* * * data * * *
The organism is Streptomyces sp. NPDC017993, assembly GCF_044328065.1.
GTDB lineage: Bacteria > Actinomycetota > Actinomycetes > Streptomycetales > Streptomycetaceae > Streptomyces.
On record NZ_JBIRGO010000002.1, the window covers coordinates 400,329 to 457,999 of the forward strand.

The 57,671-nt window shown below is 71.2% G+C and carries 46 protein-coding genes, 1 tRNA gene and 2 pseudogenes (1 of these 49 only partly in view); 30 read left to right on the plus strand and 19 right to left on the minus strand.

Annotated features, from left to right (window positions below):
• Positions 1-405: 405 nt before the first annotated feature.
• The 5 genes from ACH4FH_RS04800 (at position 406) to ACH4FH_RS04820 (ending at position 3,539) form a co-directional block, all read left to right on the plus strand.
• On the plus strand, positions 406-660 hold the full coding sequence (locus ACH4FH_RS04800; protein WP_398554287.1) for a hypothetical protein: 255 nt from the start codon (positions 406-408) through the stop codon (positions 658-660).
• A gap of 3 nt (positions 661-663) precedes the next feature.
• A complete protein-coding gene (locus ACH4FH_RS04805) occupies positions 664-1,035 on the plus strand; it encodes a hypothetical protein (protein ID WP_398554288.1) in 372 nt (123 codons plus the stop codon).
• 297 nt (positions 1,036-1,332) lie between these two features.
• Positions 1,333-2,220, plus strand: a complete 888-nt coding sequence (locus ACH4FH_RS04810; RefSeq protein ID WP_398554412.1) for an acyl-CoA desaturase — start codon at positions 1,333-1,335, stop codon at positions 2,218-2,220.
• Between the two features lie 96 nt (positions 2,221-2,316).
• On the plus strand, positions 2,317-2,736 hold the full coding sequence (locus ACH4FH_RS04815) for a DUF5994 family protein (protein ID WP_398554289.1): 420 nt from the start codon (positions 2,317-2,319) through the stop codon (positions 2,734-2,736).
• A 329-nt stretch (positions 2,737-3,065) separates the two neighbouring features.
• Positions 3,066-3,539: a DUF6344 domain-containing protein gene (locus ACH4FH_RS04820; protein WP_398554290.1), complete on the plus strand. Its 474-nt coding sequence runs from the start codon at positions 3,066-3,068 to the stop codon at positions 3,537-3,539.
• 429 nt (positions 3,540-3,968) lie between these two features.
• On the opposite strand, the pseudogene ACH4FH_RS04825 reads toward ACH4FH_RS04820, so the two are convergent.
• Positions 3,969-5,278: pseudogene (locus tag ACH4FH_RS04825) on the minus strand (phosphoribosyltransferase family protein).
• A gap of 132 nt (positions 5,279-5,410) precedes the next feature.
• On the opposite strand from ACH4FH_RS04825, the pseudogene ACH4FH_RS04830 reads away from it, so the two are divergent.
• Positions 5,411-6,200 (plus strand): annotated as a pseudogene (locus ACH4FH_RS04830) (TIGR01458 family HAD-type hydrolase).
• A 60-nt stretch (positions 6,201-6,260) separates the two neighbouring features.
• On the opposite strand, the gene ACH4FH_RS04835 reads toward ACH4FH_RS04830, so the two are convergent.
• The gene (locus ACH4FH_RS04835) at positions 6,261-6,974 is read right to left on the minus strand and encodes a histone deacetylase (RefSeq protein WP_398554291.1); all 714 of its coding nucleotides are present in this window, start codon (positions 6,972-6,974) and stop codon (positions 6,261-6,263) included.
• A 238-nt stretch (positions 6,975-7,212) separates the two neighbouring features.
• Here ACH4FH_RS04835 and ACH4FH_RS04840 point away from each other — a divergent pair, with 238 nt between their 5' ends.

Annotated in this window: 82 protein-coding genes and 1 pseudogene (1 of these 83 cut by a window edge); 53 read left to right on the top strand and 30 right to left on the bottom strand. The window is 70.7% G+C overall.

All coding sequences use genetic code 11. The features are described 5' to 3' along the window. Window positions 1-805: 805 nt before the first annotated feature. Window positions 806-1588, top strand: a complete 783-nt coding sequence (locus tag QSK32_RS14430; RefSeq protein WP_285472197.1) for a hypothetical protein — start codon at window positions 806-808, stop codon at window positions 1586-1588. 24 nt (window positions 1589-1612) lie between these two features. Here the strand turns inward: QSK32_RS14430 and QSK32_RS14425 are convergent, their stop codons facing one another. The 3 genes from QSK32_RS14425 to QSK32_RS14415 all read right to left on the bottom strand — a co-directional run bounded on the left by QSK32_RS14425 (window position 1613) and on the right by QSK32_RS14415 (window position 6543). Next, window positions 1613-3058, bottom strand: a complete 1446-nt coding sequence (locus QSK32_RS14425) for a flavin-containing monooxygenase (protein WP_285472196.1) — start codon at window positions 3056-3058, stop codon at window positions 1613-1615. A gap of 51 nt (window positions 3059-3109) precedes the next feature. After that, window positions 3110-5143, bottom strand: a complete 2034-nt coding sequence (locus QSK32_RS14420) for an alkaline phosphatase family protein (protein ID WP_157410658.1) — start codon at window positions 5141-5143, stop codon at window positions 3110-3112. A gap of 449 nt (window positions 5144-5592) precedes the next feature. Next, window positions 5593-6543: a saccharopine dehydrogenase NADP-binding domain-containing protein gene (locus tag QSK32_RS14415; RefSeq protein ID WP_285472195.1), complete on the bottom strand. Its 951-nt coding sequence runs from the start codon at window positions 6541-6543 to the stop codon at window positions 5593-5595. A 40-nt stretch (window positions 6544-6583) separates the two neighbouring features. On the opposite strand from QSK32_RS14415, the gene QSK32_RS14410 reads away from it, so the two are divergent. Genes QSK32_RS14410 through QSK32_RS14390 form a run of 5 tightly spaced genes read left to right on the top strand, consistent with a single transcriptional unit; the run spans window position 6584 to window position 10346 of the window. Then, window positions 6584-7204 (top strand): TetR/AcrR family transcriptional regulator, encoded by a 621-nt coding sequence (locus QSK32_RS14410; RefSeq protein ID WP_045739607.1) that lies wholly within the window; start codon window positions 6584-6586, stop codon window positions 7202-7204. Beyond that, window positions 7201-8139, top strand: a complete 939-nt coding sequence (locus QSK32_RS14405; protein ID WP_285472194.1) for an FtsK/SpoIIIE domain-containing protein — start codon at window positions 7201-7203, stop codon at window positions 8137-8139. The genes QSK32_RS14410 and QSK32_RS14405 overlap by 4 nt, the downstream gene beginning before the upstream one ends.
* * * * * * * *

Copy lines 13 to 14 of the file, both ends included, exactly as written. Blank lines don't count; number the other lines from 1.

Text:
• Between the two features lie 96 nt (positions 2,221-2,316).
• On the plus strand, positions 2,317-2,736 hold the full coding sequence (locus ACH4FH_RS04815) for a DUF5994 family protein (protein ID WP_398554289.1): 420 nt from the start codon (positions 2,317-2,319) through the stop codon (positions 2,734-2,736).